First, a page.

International Women’s Day. #ChoosetoChallenge

This year, the International Women’s Day is about choosing to challenge, and as from challenge comes change, let’s think about what are the changes needed in Education for women ?

First, we can not think about women and education without reminding that unfortunately, access to education for women is still not a reality all over the world. And we know that investing in girls’ and women’s education can transform, and even save, lives. It is one of the most effective ways to achieve positive, sustainable change in the world, for everyone. That being said, let’s focus on one specific challenge: Women in Tech. In fact, the UN Sustainable development has set 17 goals to transform our World by 2030. There are 2 primary objectives that are a call for action of the 17 goals:

Goal#5: Achieve gender equality and empower all women and girls
The issue of women empowerment in Tech is one of its main targets. The aim is to close the gender gap and to help women embrace technology.

Goal#4: Quality Education
The aim is to educate, equip and empower women and girls with the necessary skills and confidence to succeed in STEAM ( Science, Technology, Engineering, Arts and Mathematics) career fields. Every girl and woman should have equal access to opportunities in STEAM, as access to knowledge, innovation and business opportunities are based on interest and ability, not gender.

Now how can we explain that women, who have played a major role in the history of IT, tend to desert a booming sector? Why is it key to give them back a more important place? What to do to reverse the trend?

We know that the Tech sector will generate the most jobs in the years to come. No one can imagine building the digital world of tomorrow without women. And most of all we do not want that.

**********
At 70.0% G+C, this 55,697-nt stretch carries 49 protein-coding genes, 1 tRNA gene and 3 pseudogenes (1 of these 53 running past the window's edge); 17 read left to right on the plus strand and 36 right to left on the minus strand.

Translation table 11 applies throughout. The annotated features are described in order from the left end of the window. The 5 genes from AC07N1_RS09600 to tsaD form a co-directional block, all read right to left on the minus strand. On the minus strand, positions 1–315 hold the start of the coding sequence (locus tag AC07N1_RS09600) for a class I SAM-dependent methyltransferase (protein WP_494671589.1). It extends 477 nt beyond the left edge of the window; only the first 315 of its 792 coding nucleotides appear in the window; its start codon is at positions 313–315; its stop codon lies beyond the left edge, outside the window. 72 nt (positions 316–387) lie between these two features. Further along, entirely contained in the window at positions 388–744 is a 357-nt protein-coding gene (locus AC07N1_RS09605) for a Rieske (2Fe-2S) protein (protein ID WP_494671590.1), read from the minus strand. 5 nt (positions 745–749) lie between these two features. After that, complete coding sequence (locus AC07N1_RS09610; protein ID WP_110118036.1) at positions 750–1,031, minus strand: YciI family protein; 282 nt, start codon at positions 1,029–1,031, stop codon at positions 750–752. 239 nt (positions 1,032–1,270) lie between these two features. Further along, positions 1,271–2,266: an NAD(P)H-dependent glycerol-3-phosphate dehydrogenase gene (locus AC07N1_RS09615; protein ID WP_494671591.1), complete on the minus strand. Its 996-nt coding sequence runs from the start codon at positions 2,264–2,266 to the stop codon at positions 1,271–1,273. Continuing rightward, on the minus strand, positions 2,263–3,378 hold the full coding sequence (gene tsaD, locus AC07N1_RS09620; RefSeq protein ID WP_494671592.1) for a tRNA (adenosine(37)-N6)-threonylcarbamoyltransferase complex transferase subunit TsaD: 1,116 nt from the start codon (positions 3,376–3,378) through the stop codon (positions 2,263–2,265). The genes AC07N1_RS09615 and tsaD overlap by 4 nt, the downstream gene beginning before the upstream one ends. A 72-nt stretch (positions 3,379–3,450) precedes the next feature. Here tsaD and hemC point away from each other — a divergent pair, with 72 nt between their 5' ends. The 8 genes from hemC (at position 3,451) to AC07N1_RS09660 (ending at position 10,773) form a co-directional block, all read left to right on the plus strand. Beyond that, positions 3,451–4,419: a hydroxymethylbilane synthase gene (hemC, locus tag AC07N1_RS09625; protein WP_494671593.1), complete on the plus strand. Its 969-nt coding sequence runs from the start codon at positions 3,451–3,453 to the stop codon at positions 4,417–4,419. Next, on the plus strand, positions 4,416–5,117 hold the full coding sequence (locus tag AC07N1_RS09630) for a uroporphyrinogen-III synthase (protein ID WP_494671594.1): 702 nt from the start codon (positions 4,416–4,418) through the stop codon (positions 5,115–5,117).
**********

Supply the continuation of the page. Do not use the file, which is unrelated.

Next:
Several reasons explain why girls are moving away from IT, starting with the gendered representation: The image of the “geek” as a young teenager has grown in society, as have those of groups made up entirely of young boys who share a common passion for computer games. And it is true that the training courses that lead to these careers are still very little known and often have masculine connotations, confirming some parents or children that this sector is not intended for women. An idea that persists and that keeps young girls away from this sector.

One approach to increase a girl’s interest in STEAM disciplines could be to show them more modern and contemporary role models, in order to start thinking that this career type is a possibility for them. They must know that they are not alone and that many women fulfilled their dreams about being scientists, technologists, engineers or mathematicians. But they need someone comparable, such as a role model from their community or someone that went to their school who then had a successful career in a STEM related field.

To support girls in their choice to pursue STEAM education and careers, teaching STEAM earlier at school should be mandatory. Many educational initiatives are carried out to encourage programming lessons in a compulsory manner in secondary schools, which have the merit of putting girls and boys on the same footing in terms of computer science. However programming should not be teached as an end but as a means of developing the soft skills necessary in tech.

“Because when women rise, we all rise.”

ChooseToChallenge #IWD2021 #WomenInTech

Author: Gaëlle Girardeau
Co-founder @